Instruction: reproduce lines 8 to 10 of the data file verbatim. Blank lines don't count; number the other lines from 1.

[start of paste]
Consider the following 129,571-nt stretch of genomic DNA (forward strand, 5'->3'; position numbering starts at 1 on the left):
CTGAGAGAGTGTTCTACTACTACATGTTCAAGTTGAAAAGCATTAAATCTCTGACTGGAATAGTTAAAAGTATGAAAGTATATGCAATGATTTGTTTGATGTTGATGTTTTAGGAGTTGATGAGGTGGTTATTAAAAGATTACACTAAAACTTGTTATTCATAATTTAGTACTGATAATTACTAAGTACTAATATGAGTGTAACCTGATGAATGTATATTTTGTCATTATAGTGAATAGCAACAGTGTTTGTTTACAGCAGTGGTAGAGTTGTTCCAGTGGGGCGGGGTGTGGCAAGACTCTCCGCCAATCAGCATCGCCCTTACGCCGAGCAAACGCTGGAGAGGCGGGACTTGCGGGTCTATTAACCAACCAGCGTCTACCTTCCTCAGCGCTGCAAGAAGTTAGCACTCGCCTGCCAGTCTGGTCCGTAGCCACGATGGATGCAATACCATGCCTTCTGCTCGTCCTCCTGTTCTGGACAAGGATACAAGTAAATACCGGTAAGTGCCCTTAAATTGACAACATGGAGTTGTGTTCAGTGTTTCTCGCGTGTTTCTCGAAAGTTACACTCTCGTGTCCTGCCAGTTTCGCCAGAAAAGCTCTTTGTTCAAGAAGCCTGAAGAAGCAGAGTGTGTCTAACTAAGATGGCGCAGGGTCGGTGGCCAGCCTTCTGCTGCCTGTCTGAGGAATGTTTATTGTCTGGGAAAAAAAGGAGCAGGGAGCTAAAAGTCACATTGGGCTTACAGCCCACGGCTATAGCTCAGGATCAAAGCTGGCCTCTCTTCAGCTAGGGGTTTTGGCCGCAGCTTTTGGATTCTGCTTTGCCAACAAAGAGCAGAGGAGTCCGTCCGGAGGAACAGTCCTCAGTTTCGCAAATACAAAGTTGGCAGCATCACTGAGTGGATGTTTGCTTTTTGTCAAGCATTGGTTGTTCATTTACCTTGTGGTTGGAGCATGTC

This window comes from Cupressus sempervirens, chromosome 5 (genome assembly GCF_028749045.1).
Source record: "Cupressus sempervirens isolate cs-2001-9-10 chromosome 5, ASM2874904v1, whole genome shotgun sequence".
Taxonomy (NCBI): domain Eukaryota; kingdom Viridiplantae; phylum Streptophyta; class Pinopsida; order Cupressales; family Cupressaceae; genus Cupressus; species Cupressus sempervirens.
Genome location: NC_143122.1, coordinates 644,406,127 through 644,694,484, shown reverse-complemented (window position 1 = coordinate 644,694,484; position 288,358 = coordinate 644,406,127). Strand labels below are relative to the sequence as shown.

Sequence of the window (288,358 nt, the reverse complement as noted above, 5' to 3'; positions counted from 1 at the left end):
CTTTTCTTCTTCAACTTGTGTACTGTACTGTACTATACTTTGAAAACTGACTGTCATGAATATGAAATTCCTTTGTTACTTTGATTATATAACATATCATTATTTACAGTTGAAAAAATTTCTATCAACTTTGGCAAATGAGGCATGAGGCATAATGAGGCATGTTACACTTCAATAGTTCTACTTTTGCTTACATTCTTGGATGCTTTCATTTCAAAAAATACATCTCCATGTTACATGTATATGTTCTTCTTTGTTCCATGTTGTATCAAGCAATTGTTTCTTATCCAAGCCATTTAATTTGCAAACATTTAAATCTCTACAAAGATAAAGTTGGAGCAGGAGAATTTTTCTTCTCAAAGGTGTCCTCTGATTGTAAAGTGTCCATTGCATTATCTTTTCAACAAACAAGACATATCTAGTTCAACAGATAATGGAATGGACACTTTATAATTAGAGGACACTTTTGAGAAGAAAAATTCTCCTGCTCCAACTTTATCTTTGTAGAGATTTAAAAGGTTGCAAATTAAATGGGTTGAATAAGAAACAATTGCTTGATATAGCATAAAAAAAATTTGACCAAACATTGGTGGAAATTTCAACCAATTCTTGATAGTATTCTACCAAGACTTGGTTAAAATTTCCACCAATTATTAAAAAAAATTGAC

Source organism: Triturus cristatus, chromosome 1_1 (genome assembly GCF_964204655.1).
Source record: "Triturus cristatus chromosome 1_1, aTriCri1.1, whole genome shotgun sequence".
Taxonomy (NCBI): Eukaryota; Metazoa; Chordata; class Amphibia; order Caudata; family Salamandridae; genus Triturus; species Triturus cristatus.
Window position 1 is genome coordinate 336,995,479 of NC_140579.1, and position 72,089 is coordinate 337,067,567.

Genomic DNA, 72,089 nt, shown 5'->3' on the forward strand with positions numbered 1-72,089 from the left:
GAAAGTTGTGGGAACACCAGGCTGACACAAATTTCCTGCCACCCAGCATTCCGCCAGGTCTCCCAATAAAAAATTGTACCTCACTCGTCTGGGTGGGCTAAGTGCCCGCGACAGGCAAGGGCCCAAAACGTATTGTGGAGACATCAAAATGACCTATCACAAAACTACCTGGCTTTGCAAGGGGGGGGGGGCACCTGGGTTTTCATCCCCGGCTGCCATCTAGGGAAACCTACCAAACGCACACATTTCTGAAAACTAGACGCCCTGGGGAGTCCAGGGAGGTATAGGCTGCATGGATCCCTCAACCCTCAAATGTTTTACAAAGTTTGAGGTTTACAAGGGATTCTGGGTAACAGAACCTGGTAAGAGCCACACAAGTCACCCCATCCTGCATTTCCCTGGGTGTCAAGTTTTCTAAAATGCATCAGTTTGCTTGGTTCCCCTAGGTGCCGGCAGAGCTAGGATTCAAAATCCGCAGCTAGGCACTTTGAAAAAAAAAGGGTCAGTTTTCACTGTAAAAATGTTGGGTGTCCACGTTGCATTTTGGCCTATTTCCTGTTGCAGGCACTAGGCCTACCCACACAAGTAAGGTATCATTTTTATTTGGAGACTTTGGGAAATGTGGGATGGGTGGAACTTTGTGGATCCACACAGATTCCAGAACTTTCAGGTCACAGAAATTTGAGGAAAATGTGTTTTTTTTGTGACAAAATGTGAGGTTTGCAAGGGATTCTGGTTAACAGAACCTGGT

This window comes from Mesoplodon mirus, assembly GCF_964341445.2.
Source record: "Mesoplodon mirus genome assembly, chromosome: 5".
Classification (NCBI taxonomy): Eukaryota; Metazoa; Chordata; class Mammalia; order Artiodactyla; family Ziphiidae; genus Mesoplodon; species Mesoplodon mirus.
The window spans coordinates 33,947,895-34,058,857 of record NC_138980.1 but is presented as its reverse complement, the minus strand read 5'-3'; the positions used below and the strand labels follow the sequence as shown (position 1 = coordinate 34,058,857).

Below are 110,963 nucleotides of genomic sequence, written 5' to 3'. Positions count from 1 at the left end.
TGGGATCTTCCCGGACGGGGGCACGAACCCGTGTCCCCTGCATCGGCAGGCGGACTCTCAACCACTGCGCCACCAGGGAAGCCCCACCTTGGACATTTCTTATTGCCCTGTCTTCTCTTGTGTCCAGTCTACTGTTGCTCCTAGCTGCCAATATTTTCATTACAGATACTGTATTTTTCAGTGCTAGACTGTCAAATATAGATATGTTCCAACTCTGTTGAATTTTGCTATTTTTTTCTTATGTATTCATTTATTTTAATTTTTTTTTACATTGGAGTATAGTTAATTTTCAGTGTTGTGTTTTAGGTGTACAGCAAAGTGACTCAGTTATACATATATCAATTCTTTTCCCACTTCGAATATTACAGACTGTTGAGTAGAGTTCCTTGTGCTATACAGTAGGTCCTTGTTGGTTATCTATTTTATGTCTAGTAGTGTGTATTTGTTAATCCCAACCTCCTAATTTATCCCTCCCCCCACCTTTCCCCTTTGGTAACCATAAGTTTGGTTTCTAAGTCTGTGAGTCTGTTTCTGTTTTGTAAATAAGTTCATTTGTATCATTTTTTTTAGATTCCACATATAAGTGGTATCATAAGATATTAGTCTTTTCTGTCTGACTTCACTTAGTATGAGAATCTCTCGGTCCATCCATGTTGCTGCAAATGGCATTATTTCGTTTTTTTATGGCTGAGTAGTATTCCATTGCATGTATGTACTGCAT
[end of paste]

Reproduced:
CTTTTCTTCTTCAACTTGTGTACTGTACTGTACTATACTTTGAAAACTGACTGTCATGAATATGAAATTCCTTTGTTACTTTGATTATATAACATATCATTATTTACAGTTGAAAAAATTTCTATCAACTTTGGCAAATGAGGCATGAGGCATAATGAGGCATGTTACACTTCAATAGTTCTACTTTTGCTTACATTCTTGGATGCTTTCATTTCAAAAAATACATCTCCATGTTACATGTATATGTTCTTCTTTGTTCCATGTTGTATCAAGCAATTGTTTCTTATCCAAGCCATTTAATTTGCAAACATTTAAATCTCTACAAAGATAAAGTTGGAGCAGGAGAATTTTTCTTCTCAAAGGTGTCCTCTGATTGTAAAGTGTCCATTGCATTATCTTTTCAACAAACAAGACATATCTAGTTCAACAGATAATGGAATGGACACTTTATAATTAGAGGACACTTTTGAGAAGAAAAATTCTCCTGCTCCAACTTTATCTTTGTAGAGATTTAAAAGGTTGCAAATTAAATGGGTTGAATAAGAAACAATTGCTTGATATAGCATAAAAAAAATTTGACCAAACATTGGTGGAAATTTCAACCAATTCTTGATAGTATTCTACCAAGACTTGGTTAAAATTTCCACCAATTATTAAAAAAAATTGAC

Source organism: Triturus cristatus, chromosome 1_1 (genome assembly GCF_964204655.1).
Source record: "Triturus cristatus chromosome 1_1, aTriCri1.1, whole genome shotgun sequence".